And one we go... ;-)

  • Nov 20 Posted 6 years ago Shelly Kramer (not verified)

    When you read a post and there's nothing left to add - because it's so great - it's good and bad. I feel kind of lame saying "brilliant" or "spot on" or "word!" ... but that's all I've got. You are 100% correct, Danny. And the the world we live in, this kind of advice could not be more off the mark.

    Well done, my friend.

    Shelly Kramer, @shellykramer

  • Nov 19 Posted 6 years ago Mike Handy (not verified)

    Like a good publicist some of the best guys in this field will hangout under the radar... They dont want to be known by everyone, they want their clients to be known. I personally want to be known (you can find me on twitter @mhandy1) ... but thats because I like speaking and I like networking.  I know of at least a few really really excellent minds that don't! They don't want to be approached while having coffee at the local shop for free tips, they don't have the time to tweet because its not their mission. 

    If you really want to know how good someone is look at what they have done for their clients/ what they are telling you does it logically flow!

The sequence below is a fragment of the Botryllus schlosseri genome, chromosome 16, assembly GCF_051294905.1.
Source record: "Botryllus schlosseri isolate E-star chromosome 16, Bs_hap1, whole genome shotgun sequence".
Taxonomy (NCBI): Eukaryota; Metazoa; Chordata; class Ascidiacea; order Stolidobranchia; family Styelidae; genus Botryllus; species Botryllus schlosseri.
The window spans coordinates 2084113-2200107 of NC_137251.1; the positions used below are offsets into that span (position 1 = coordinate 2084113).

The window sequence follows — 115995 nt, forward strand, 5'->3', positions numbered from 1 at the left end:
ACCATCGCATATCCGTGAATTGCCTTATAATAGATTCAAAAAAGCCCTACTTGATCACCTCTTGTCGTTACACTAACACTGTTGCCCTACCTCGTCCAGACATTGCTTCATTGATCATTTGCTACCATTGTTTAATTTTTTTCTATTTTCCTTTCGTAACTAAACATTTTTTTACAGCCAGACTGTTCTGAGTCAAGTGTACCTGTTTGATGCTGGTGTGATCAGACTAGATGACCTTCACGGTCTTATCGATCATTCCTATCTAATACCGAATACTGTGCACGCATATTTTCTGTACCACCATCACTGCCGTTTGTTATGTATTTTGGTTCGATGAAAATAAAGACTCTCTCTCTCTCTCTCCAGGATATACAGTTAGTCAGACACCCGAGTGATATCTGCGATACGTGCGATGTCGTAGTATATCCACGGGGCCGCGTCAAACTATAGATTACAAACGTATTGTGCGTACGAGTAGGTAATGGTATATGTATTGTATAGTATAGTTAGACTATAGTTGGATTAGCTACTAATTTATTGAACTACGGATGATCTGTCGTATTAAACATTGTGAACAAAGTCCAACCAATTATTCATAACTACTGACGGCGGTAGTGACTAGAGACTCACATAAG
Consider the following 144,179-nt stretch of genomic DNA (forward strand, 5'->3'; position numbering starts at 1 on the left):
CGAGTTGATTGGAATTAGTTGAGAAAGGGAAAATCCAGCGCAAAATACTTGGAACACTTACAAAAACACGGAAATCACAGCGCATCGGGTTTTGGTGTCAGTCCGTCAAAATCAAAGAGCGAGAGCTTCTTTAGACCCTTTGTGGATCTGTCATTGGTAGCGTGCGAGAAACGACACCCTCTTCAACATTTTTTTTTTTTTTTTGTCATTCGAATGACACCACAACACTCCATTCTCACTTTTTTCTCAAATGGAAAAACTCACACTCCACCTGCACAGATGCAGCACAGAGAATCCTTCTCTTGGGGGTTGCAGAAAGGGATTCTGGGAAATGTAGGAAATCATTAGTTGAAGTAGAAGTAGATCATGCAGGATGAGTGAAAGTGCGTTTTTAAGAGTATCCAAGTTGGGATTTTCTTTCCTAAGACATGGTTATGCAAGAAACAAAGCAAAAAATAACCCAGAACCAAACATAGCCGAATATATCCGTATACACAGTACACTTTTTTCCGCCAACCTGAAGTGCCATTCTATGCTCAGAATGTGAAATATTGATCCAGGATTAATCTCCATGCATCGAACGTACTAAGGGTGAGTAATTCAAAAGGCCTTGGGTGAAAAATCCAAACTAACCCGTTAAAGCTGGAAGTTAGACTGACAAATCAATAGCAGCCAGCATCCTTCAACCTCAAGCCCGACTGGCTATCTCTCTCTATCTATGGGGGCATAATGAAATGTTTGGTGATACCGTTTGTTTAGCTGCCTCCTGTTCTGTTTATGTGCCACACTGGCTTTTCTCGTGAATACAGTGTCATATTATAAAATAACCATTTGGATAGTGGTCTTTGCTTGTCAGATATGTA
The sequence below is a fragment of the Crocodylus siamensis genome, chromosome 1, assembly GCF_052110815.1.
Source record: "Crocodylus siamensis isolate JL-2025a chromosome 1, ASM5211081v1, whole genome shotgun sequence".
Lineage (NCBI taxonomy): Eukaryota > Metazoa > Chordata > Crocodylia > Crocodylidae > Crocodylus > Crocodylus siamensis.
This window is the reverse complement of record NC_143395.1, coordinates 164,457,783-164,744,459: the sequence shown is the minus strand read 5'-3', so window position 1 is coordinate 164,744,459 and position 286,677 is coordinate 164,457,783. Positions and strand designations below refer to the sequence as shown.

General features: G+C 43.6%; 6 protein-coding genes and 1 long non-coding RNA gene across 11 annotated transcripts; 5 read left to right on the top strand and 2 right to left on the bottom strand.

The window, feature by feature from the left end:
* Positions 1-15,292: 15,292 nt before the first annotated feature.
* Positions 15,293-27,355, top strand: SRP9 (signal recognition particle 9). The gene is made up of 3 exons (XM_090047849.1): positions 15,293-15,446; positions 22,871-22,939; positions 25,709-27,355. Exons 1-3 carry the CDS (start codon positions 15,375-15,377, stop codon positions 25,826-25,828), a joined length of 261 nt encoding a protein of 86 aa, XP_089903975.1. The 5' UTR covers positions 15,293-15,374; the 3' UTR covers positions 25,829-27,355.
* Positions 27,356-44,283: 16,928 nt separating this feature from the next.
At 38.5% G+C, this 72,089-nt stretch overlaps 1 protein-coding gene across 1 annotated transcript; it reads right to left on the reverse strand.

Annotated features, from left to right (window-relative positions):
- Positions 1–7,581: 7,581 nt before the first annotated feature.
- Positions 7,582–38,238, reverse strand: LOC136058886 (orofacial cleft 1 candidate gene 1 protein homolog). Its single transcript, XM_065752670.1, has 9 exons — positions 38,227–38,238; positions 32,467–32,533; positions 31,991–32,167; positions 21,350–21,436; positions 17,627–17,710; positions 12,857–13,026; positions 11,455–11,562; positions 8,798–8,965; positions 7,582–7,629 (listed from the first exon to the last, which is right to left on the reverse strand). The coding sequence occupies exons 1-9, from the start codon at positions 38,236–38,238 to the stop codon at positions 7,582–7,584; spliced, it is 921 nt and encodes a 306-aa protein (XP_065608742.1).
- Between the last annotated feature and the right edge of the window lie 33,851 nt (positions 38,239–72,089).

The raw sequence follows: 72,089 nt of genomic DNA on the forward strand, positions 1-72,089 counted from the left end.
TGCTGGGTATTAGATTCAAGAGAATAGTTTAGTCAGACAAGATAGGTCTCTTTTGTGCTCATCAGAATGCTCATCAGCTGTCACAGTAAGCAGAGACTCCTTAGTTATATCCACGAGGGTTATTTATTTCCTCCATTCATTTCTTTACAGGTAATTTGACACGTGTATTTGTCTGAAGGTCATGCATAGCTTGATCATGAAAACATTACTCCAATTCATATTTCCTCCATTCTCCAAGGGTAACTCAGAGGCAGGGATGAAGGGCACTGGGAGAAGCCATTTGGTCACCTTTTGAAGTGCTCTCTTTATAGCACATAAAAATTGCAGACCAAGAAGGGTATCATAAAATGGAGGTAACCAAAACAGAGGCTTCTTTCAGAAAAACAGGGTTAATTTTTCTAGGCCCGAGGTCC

• Nov 19 Posted 6 years ago Richard A Marti Jr (not verified)

    The thing that jumped out at me was that these measurements, even if they were a measurement of the social media consultants reach, they have nothing to do with the people the client needs to connect with. Isn't is about the client and improving their communications with their clients/suppliers/industry partners etc?

  • Nov 19 Posted 6 years ago Allen Mireles (not verified)

    I agree that Chris' posts are generally very good and was a bit surprised to read this one, which struck me as being somewhat simplistic and missing some important points. To be fair, I think I understand what Chris was trying to convey. For companies new to social media, and unsure of how to judge the calibre of the consultant they may choose to work with, it can be confusing to know what to look for. My sense of Chris' post was that he was trying to provide some simple guidelines to start with.